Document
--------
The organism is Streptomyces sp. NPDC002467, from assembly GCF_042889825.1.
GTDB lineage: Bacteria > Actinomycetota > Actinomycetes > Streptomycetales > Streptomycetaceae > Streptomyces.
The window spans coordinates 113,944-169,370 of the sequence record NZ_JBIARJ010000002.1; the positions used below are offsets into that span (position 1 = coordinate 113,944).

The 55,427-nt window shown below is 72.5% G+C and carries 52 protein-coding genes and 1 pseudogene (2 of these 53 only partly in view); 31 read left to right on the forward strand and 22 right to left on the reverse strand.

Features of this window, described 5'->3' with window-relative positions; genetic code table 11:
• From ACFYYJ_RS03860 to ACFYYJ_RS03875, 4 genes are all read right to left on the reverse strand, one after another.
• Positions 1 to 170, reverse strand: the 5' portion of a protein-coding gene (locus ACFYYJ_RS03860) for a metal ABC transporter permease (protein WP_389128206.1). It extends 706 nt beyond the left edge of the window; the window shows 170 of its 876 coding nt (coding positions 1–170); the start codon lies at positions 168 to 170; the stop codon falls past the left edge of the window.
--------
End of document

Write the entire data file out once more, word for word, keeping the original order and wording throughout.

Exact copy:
The organism is Streptomyces sp. NPDC002467, from assembly GCF_042889825.1.
GTDB lineage: Bacteria > Actinomycetota > Actinomycetes > Streptomycetales > Streptomycetaceae > Streptomyces.
The window spans coordinates 113,944-169,370 of the sequence record NZ_JBIARJ010000002.1; the positions used below are offsets into that span (position 1 = coordinate 113,944).

The 55,427-nt window shown below is 72.5% G+C and carries 52 protein-coding genes and 1 pseudogene (2 of these 53 only partly in view); 31 read left to right on the forward strand and 22 right to left on the reverse strand.

Features of this window, described 5'->3' with window-relative positions; genetic code table 11:
• From ACFYYJ_RS03860 to ACFYYJ_RS03875, 4 genes are all read right to left on the reverse strand, one after another.
• Positions 1 to 170, reverse strand: the 5' portion of a protein-coding gene (locus ACFYYJ_RS03860) for a metal ABC transporter permease (protein WP_389128206.1). It extends 706 nt beyond the left edge of the window; the window shows 170 of its 876 coding nt (coding positions 1–170); the start codon lies at positions 168 to 170; the stop codon falls past the left edge of the window.